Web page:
Luftwaffe Ground Attack Units, 1939-45 (Aircam Airwar 04)
By Martin Pegg
Publisher: Os Publishing 1977 48 Pages
PDF 10 MB
Influenced by the trench warfare of the First World War, German military planners of the 1930s drew up a new concept designed to bring rapid mobility to the battlefield. This lightning war, or Blitzkrieg, called for particularly close co-operation between air and armoured forces with aircraft primarily employed in the close support role, disrupting the enemy's back area - especially communications - and paving the way for deep armoured penetrations by denying him the ability to organise resistance or counter-attack. Should the occasion arise the air force could also support the step-by-step advance of the army by attacking targets directly in the line of advance.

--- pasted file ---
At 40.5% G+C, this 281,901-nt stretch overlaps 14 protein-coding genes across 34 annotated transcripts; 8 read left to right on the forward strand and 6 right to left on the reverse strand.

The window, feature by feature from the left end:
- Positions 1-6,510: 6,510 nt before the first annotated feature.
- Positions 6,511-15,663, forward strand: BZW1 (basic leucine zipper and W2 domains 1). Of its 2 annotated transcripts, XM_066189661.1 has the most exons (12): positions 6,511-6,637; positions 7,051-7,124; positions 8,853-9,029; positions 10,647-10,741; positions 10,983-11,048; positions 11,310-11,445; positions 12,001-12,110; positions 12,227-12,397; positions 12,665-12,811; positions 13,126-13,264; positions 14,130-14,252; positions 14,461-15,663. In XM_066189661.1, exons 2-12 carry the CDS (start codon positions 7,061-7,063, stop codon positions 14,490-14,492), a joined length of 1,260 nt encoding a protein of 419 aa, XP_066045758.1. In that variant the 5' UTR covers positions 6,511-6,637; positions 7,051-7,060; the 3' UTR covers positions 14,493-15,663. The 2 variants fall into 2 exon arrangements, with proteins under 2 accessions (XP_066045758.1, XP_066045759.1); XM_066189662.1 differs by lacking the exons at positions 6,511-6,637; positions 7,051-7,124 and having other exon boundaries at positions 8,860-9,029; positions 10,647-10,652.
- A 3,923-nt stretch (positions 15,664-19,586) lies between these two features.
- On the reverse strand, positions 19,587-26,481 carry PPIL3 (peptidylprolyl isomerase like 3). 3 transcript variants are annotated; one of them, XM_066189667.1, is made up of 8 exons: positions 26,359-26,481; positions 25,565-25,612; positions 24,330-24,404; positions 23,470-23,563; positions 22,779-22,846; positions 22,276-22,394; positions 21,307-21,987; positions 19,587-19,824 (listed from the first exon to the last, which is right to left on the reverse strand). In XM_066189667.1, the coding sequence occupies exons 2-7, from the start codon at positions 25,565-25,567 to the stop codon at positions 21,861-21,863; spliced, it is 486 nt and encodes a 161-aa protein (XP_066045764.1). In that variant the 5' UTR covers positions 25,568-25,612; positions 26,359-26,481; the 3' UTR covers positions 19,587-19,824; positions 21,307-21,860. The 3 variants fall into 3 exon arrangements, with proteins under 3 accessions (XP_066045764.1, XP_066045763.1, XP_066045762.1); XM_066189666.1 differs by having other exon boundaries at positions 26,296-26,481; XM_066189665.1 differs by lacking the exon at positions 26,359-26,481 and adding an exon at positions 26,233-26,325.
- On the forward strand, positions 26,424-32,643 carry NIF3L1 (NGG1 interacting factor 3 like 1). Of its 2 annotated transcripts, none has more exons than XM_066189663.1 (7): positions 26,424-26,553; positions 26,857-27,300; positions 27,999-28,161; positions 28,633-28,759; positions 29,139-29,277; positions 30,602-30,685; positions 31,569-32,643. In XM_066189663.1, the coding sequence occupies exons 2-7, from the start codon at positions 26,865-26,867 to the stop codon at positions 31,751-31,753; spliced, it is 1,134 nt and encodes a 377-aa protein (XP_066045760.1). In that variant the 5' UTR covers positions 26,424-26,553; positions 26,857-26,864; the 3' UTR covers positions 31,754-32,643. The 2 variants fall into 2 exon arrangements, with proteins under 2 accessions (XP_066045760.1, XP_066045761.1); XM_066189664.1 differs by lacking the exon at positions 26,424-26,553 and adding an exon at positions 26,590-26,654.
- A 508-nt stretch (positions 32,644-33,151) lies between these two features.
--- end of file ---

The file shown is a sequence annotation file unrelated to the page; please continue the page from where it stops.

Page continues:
It was already realised as a result of tests carried out at the secret German testing and training establishment at Lipezk in Russia during the 1920s that the precision bombing of pin-point targets could only be achieved by an aircraft releasing its load whilst in a steep dive directly over the target - the dive-bomber. American and Japanese aviation planners were also evincing interest in the idea of the dive-bomber and in 1931, while the US Navy was experimenting with the Curtiss Hawk
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